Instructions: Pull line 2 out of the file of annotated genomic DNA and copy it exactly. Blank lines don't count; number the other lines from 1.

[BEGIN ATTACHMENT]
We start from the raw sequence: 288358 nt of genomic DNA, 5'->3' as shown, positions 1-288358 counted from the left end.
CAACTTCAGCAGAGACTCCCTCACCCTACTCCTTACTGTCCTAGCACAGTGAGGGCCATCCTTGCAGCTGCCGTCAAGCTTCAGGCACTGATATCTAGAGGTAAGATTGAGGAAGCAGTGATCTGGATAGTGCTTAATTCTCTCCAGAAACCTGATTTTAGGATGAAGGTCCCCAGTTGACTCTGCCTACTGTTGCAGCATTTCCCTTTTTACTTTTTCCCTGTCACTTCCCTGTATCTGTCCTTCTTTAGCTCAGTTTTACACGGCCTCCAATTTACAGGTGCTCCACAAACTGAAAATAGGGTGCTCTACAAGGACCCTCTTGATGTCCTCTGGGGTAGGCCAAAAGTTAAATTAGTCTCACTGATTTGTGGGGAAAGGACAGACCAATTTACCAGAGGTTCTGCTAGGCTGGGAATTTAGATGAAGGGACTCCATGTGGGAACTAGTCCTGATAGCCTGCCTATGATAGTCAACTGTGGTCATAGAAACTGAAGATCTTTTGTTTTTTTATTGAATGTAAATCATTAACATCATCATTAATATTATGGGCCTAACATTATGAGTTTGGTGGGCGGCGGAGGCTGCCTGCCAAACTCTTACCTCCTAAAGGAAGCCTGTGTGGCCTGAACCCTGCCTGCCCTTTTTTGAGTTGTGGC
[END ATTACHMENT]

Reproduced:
CAACTTCAGCAGAGACTCCCTCACCCTACTCCTTACTGTCCTAGCACAGTGAGGGCCATCCTTGCAGCTGCCGTCAAGCTTCAGGCACTGATATCTAGAGGTAAGATTGAGGAAGCAGTGATCTGGATAGTGCTTAATTCTCTCCAGAAACCTGATTTTAGGATGAAGGTCCCCAGTTGACTCTGCCTACTGTTGCAGCATTTCCCTTTTTACTTTTTCCCTGTCACTTCCCTGTATCTGTCCTTCTTTAGCTCAGTTTTACACGGCCTCCAATTTACAGGTGCTCCACAAACTGAAAATAGGGTGCTCTACAAGGACCCTCTTGATGTCCTCTGGGGTAGGCCAAAAGTTAAATTAGTCTCACTGATTTGTGGGGAAAGGACAGACCAATTTACCAGAGGTTCTGCTAGGCTGGGAATTTAGATGAAGGGACTCCATGTGGGAACTAGTCCTGATAGCCTGCCTATGATAGTCAACTGTGGTCATAGAAACTGAAGATCTTTTGTTTTTTTATTGAATGTAAATCATTAACATCATCATTAATATTATGGGCCTAACATTATGAGTTTGGTGGGCGGCGGAGGCTGCCTGCCAAACTCTTACCTCCTAAAGGAAGCCTGTGTGGCCTGAACCCTGCCTGCCCTTTTTTGAGTTGTGGC